Courtroom Breastfeeding Ends in Tears

The mom—not the hungry baby—is doing the crying.

Michigan Judge Robert T. Hentchel's opinion that breastfeeding is inappropriate will meet unyielding opposition throughout the country. (Photo: Mathieu Belanger/Reuters)

Allan MacDonell is TakePart’s News + Opinion editor, with a focus on social justice.

At a time when the 10 repositories of the nonprofit Human Milk Banking Association of North America (HMBANA) are calling for donations during an unprecedented breast-milk shortage, Michigan Judge Robert T. Hentchel appears to have reprimanded 32-year-old mother Natalie Hegedus for accessing her personal supply to feed her 5-month-old baby.

“For the last four months,” Pauline Sakamoto, executive director of San Jose, California’s Mothers’ Milk Bank told Today Moms, “everyone has been struggling to find enough milk. The demand has just outpaced our ability to collect the milk.”

Natalie Hegedus knows that demand as only a mother can. When her infant son put in his request for nature’s most nutritious meal, Hegedus did what any loving mother would do, despite being seated in a Michigan courthouse waiting to be called on a boating ticket. Natalie told Michigan’s WOOD TV: “Sitting all the way in the back, I decided I was just going to breastfeed him.”

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“Everything discreet,” she suckled her son in the manner humans have since time immemorial, an option untold mothers across the country wish could be theirs.

Breast milk has been found to be effective in everything from reducing risks of infant respiratory illnesses to boosting immune systems and IQs. Mothers who are physically unable to produce milk (often due to adoption or surgical procedures) are applying for milk bank services in unprecedented numbers.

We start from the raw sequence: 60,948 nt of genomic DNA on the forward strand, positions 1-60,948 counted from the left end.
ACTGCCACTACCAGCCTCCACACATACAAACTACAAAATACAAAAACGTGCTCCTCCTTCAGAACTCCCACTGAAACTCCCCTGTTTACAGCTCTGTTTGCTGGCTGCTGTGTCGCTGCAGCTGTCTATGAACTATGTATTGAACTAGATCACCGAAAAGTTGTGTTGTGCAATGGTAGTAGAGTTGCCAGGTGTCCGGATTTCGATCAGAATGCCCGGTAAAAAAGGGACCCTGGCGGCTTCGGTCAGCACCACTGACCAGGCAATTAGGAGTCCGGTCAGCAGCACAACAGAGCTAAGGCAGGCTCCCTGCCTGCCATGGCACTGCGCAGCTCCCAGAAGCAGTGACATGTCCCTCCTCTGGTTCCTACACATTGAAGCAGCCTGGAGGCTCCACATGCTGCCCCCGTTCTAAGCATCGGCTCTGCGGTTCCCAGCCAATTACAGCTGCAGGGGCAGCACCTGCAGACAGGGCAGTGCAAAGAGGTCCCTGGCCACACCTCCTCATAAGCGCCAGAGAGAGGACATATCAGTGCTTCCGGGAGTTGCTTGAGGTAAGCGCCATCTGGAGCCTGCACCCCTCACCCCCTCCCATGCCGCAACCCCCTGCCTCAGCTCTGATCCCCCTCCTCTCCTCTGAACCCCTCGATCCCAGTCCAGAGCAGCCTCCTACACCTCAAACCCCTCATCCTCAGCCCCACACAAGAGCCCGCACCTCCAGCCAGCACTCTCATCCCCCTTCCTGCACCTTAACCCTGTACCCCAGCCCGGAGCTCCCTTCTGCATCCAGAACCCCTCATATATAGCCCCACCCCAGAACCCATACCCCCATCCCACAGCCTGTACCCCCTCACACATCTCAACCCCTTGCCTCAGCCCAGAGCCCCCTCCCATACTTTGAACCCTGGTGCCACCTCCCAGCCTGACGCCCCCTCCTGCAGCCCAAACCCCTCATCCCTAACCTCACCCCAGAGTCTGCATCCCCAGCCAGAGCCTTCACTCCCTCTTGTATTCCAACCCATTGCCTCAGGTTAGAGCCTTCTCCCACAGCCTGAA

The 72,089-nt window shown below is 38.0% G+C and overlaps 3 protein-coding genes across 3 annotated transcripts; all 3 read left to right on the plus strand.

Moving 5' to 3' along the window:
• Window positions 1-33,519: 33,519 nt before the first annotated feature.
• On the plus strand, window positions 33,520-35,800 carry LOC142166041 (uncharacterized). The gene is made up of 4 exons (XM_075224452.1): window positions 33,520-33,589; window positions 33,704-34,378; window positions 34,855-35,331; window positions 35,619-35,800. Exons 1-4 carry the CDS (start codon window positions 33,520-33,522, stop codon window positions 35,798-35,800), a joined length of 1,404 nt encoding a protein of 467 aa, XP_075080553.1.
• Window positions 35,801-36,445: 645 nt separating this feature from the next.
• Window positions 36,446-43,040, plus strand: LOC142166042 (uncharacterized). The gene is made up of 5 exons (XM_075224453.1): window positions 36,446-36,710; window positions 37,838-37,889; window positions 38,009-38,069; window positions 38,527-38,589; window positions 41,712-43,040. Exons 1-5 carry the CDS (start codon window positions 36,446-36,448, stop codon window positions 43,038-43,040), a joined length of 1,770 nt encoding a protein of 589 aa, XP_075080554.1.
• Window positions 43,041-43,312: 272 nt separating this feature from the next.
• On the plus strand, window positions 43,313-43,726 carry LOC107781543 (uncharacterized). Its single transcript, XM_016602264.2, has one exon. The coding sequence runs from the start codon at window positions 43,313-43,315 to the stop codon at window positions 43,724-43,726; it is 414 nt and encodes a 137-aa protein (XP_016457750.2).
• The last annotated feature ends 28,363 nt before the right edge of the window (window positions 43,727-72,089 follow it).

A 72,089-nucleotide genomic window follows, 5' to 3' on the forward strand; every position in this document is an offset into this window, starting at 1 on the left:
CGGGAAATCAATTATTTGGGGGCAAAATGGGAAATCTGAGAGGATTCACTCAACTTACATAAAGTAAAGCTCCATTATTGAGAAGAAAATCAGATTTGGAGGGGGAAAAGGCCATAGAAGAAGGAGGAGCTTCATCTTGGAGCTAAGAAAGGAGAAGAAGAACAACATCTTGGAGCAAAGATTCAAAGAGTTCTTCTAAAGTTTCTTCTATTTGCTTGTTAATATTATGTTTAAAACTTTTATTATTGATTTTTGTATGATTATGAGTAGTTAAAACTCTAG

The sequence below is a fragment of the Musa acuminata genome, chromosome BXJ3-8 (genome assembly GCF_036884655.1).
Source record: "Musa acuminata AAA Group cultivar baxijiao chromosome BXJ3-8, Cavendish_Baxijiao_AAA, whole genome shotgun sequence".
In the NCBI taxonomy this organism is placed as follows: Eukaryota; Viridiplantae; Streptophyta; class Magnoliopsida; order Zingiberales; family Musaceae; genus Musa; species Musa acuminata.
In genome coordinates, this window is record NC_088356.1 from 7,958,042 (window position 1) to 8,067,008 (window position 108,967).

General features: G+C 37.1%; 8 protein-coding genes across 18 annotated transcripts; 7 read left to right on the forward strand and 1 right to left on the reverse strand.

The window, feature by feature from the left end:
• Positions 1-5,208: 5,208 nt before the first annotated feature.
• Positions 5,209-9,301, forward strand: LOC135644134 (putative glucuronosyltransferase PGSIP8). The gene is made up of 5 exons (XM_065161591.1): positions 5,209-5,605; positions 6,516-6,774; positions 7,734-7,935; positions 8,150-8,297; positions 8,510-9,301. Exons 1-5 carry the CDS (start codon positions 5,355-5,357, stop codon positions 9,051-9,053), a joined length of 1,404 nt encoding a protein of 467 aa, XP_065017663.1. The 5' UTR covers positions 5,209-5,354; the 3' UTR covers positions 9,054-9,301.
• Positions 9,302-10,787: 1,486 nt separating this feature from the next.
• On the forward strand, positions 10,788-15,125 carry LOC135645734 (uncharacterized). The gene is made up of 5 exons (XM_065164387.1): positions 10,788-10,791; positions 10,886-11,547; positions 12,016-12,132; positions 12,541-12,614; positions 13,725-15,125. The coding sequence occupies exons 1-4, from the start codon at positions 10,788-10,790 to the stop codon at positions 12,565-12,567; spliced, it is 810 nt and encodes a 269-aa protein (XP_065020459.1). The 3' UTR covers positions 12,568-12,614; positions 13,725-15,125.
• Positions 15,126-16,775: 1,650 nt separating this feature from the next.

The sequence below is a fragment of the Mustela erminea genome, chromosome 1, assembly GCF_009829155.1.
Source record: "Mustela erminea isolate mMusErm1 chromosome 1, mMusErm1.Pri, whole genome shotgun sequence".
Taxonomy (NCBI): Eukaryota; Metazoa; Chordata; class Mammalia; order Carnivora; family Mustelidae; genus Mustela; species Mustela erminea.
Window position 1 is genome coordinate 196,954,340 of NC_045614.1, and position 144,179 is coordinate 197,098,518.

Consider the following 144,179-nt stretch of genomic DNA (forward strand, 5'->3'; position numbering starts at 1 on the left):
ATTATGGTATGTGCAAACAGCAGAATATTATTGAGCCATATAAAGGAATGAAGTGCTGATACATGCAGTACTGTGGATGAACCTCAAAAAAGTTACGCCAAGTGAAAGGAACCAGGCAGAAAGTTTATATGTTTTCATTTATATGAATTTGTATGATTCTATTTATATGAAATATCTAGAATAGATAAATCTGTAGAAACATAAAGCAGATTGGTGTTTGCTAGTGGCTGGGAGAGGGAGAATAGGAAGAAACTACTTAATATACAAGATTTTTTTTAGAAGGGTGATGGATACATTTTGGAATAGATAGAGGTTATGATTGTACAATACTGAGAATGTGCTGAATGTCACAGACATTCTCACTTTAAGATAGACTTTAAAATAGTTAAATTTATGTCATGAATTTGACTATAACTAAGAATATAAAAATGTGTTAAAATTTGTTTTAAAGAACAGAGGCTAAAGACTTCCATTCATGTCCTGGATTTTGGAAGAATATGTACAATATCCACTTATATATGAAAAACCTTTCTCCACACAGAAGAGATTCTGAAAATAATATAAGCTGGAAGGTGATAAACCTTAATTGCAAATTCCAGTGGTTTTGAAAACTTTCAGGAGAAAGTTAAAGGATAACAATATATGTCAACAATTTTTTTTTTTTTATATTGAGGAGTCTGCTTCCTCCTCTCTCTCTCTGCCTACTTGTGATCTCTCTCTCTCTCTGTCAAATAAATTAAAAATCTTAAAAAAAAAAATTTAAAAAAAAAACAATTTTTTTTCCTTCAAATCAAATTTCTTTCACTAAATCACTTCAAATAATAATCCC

Unfortunately for parents hoping to withdraw a quart on the way home from work, milk banks, though nonprofit, have no equivalent of a drive-through window. Scant supplies are prioritized for the preemies in neonatal intensive care units and for babies who are recovering from surgery. Parents must obtain a prescription from a doctor, and the milk can be expensive. A Daily Beast story from June 2010 quoted the price for human breast milk at more than $3 an ounce, with an infant needing 30 ounces per day.

With those numbers in mind, Judge Robert T. Hentchel might argue that being “called out” in front of a courtroom for nourishing her child was not too great a price for Natalie Hegedus to pay. But Hegedus reasons, in an account she posted to a Baby Center forum, that breastfeeding is a legal activity, and therefore appropriate for the courtroom. Judge Hentchel, she claims, vocally disagreed, bringing her to tears and leaving her “humiliated.”

Circuit Court Chief Judge Paul Hamre, though not disputing Hegedus’s truthfulness, dismissed the importance of her account. “I just don’t think this is a story,” said Judge Hamre. “This is abuse of the information age. A one-to-two sentence exchange has now turned into a national story.”

Hegedus is exploring the possibility of a lawsuit against Judge Hentchel. She told WOOD TV:

“I breastfeed willingly, wherever and whenever I need to. The fact that a judge and his court clerk thought it was so dirty they needed to reprimand me, in a sense, for doing it in their courtroom was unbelievable to me and inappropriate.”

If Hegedus does pursue legal action, she won’t need to look far to find women who have endured similar harassment.

And if she’s willing to donate any milk that her son is unable to consume, she could have the entire Human Milk Banking Association of North America network championing her cause.

For parents seeking sources of breast milk outside of the HMBANA banking system, start at Milk Share and explore from there to access a wide community of volunteer donors.

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